12/20/2013, Prominent pain doctor investigated by DEA after patient deaths
What makes the allegations against Lifetree so stunning: Before it was sold in 2010, the clinic was run for more than a decade by Dr. Lynn Webster, an anesthesiologist and pain medicine specialist who is considered a leading expert on how to safely prescribe opioids — drugs that act on the brain to dull a person’s perception of pain.
I don’t know Dr. Webster’s history, but I assume this account is going to be one-sided…
“Dr. Webster teaches a system that supposedly makes this treatment safe and effective,” said Dr. Andrew Kolodny, president of Physicians for Responsible Opioid Prescribing. “But when you think about the fact that he’s had multiple deaths in his clinic from overdose, it suggests that the system he is teaching is seriously flawed.”
Ah, the arrival of Mr. Kolodny… It’s so funny, when I read statements from Kolodny, I hear tiny squeaking noises, like… a mouse.
About three people die every hour in the United States after overdosing on prescription drugs, according to the Centers for Disease Control and Prevention; most of those deaths involve prescription opioids. Utah has one of the highest drug overdose rates in the country…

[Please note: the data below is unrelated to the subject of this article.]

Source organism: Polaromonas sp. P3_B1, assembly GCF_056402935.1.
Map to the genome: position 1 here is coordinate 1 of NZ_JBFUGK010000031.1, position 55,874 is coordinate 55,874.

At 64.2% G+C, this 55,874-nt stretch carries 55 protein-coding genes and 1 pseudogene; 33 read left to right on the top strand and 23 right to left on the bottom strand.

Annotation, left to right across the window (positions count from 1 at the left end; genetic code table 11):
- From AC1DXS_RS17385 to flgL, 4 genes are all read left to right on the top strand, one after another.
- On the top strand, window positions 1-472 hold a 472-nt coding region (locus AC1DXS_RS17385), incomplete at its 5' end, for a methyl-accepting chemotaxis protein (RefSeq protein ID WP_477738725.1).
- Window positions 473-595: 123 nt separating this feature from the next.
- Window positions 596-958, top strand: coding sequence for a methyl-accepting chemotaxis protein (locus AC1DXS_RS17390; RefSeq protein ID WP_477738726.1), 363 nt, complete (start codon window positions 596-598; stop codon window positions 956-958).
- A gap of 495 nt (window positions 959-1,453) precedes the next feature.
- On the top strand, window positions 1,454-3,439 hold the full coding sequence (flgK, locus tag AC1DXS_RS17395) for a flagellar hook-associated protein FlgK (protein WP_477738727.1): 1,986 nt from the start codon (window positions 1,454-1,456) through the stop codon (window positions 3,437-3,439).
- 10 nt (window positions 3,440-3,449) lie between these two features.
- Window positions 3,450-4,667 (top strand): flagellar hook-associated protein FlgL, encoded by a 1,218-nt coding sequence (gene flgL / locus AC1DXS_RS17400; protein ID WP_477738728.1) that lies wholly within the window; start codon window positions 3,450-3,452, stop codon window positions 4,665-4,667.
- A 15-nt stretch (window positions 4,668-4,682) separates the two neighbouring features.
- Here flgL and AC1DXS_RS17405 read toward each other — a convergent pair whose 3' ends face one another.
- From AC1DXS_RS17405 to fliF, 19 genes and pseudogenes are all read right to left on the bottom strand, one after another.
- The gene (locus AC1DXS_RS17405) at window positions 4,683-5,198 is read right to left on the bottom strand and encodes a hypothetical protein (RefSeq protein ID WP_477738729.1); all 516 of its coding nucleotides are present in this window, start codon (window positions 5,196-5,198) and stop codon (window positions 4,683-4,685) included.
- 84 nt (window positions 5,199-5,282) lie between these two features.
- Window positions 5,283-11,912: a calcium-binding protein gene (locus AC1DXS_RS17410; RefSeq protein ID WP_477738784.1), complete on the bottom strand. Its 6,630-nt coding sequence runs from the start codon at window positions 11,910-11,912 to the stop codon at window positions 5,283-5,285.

In fact, the longer a patient takes high doses of prescription opioids, the more likely they are to become addicted and eventually overdose. Many pain management experts say overprescribing is at the heart of the overdose problem.
I’m too tired to point out what’s wrong with these statements…
“If you listen to what some of the leading pain specialists are saying today about opioids, they’re saying these past 15-20 years have been a disaster,” said Kolodny, a psychiatrist and chief medical officer at the Phoenix House, a nonprofit addiction treatment organization. “We’re harming far more of our patients than we’re helping when we prescribe opioids aggressively.”
Ah, Kolodny, what are we gonna do with you?
And now we have another grieving loved one playing the blame game: